1. Yeah, it’s nice to have a fallback show that you can watch whenever you want to. It’s hard keeping up with all the new anime, especially since discussion around the episodes moves very quickly…this is the reason why I don’t do episodic reviews…would never be able to keep up.

      That looks like an interesting show–I’ll have to check it out sometime.


  5. Just rewatched Dance in the Vampire Bund! I liked the abstract visuals.

    I can tell you the anime barely touched the story. The manga story has a more complex narrative covering Mina’s double’s attempts to overthrow Mina (with side attempts from the rival vampire lords and human anti-vampire factions). There was also a sequel focusing on the origins of the vampires and a vampire artifact coveted by many, including the sinister male Vampire Progenitor. (Unfortunately the sequel ends on a semi-cliffhanger; no indication made if the mangaka intends to continue it.)
    Oh, and the mangaka, Nozomu Tamaki, mainly draws hentai manga.

    Are you still following Seraph of the End Season 2? The author’s just released another spinoff focusing on Mika and the vampires. Vol 1 promises to eventually cover the history of Ferid and Crowley, and the true meaning of “the cursed name Mikaela” that connects the 3 of them.
    Plus, the vampires appeared at the same time the angel Mikaela fell to earth.
    (I get the impression Seraph’s author is envisioning a grandiose narrative of a story which he can’t compress into a monthly 40 pg manga, so he has to put his vision into side materials instead.)

    What was it that turned you away from Rakudai Kishi after the confession scene? I know people liked it as a subversion of the usual cliché where the love interest is only confirmed at the end of the anime/manga, and that’s after going through an entire harem of other girls beforehand.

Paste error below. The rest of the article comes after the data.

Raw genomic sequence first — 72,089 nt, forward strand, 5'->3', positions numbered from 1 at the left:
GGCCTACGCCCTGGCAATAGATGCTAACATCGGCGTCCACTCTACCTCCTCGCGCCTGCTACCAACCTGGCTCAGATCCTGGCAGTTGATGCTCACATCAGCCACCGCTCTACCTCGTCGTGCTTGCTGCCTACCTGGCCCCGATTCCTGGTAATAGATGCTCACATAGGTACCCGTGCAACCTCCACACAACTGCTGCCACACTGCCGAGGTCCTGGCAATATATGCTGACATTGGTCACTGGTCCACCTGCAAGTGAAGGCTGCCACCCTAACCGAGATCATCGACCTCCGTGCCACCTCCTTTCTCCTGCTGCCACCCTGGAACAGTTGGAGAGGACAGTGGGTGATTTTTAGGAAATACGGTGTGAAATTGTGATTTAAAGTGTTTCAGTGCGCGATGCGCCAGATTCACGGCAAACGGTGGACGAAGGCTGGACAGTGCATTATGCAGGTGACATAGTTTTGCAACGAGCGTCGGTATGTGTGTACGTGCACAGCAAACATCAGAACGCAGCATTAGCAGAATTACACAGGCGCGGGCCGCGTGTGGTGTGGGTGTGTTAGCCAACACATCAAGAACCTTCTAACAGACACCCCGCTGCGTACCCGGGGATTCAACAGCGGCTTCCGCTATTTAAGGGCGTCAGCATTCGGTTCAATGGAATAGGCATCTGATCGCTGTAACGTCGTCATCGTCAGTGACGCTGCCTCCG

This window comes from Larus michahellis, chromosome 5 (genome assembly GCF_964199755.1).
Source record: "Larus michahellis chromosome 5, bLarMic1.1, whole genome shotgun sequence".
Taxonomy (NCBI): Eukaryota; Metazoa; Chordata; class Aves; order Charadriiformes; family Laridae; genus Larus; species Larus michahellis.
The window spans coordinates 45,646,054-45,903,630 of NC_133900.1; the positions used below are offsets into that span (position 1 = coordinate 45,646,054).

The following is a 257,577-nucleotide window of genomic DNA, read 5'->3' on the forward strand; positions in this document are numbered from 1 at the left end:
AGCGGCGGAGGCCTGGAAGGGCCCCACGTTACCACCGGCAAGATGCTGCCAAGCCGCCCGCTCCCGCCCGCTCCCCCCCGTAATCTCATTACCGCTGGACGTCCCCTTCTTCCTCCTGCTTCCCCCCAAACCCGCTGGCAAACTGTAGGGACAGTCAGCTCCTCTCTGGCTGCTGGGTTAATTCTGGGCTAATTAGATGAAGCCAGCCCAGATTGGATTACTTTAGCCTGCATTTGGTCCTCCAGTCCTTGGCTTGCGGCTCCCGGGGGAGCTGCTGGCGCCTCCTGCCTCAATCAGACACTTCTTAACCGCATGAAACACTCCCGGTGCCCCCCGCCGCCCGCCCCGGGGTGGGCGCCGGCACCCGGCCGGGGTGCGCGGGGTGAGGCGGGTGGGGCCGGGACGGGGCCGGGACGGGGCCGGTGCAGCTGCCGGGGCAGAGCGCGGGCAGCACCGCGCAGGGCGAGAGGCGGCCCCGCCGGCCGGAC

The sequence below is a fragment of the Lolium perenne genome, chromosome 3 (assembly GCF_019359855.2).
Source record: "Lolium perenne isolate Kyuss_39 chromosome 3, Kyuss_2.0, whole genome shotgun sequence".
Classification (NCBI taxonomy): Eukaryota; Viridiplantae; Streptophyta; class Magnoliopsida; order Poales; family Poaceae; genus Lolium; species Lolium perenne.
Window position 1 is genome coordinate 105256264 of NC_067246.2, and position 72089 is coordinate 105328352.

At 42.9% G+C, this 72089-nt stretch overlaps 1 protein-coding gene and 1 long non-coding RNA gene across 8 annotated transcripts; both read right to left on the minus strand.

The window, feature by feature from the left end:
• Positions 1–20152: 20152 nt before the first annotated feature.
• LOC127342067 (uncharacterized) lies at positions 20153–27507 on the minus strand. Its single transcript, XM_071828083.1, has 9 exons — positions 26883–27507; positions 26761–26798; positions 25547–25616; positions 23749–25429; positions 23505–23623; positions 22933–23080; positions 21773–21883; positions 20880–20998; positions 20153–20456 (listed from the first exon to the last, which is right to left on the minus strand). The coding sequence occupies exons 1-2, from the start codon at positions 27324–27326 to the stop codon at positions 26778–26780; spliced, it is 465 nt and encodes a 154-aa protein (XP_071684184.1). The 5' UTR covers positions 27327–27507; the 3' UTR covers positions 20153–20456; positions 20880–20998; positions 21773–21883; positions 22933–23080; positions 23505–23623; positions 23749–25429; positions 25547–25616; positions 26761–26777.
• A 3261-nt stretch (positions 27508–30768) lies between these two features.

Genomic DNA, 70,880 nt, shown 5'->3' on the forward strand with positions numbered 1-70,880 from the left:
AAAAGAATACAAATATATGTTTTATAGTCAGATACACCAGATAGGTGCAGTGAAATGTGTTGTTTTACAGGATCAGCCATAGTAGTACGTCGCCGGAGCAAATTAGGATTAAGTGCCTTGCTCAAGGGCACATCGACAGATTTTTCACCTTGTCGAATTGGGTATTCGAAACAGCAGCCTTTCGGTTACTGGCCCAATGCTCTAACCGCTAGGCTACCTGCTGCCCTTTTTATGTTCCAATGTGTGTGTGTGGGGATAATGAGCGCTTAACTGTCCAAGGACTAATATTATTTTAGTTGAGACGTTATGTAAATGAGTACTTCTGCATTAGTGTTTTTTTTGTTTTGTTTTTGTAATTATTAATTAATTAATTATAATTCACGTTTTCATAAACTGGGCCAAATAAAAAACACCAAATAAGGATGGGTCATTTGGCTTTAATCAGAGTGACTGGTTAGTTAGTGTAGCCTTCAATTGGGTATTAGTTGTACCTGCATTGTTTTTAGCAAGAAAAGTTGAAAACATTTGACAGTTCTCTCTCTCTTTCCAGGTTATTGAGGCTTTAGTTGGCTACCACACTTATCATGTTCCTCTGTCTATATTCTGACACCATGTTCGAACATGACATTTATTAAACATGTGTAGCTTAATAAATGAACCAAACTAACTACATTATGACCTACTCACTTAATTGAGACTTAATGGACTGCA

PS. The anime’s introduced other girls, but are definitely NOT love interests.


    1. Yeah, the art in Vampire Bund’s pretty neat…the anime wasn’t bad overall but the ending did leave me with a lot of questions. I picked up the manga shortly after and it does get pretty complicated.

      Owari no Seraph’s a tricky one. It’s a show that I want to like but watching it on a weekly basis is a chore. It’s frustrating when a show has so much potential but doesn’t ever quite live up to it. There is so much wasted dialogue and just bad storytelling. I’ll probably pick up Nagoya-hen once it finishes and marathon it through.

      Rakudai’s not really my kind of show. I’ve made several attempts to watch romance (Akagami, Ore Monogatari and Rakudai) to try to broaden my horizons but have yet to finish them. While Rakudai was better than I thought (props for the writer going straight for the romantic monogamous couple rather than another tedious harem adventure), the show still has a lot of harem-ish elements and I frankly don’t find the school-tournament storyline to be at all compelling.


      1. If you don’t like school-tournament series, your decision to drop Rakudai’s for the best. The next story arc’s one big inter-school tournament, and even the source author said he wanted to make Rakudai a tournament type series.

        There’s another tournament series this season too, Asterisk War, although that one’s more of a typical pseudo-harem with a passive nice-guy protag. But, the animation and music are good, and the ending song is excellently classy. Here’s a sample.

        I hope you’re following Noragami though. It’s really good this time, isn’t it?


      2. Yeah, I don’t mind tournament arcs if they’re in card-game/game based shows (think Yu-Gi-Oh!, Chihayafuru or Hikaru no Go) but it takes some excellent pacing and truly compelling characters to make long ones worth watching. I might return to Rakudai once it finishes and just polish off the rest in one go but for now, I’ve put it on hold indefinitely (along with the 10+ other fall shows that I’m not watching.)

        Ehh…Asterisk looks even more generic than Rakudai, even if it looks okay visually. After following K this season, I’ve learned to be more suspicious of shows that just look good but don’t have much else going for them.

        Yes, definitely am following Noragami this season–it’s brilliant and much better than season 1.